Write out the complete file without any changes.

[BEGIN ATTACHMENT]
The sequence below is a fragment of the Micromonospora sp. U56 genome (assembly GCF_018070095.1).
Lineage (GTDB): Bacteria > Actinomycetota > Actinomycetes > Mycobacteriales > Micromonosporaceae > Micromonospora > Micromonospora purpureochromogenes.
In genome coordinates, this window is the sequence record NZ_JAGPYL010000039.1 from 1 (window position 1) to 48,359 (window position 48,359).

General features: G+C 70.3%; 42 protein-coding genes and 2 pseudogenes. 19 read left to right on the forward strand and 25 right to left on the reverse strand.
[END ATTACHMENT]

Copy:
The sequence below is a fragment of the Micromonospora sp. U56 genome (assembly GCF_018070095.1).
Lineage (GTDB): Bacteria > Actinomycetota > Actinomycetes > Mycobacteriales > Micromonosporaceae > Micromonospora > Micromonospora purpureochromogenes.
In genome coordinates, this window is the sequence record NZ_JAGPYL010000039.1 from 1 (window position 1) to 48,359 (window position 48,359).

General features: G+C 70.3%; 42 protein-coding genes and 2 pseudogenes. 19 read left to right on the forward strand and 25 right to left on the reverse strand.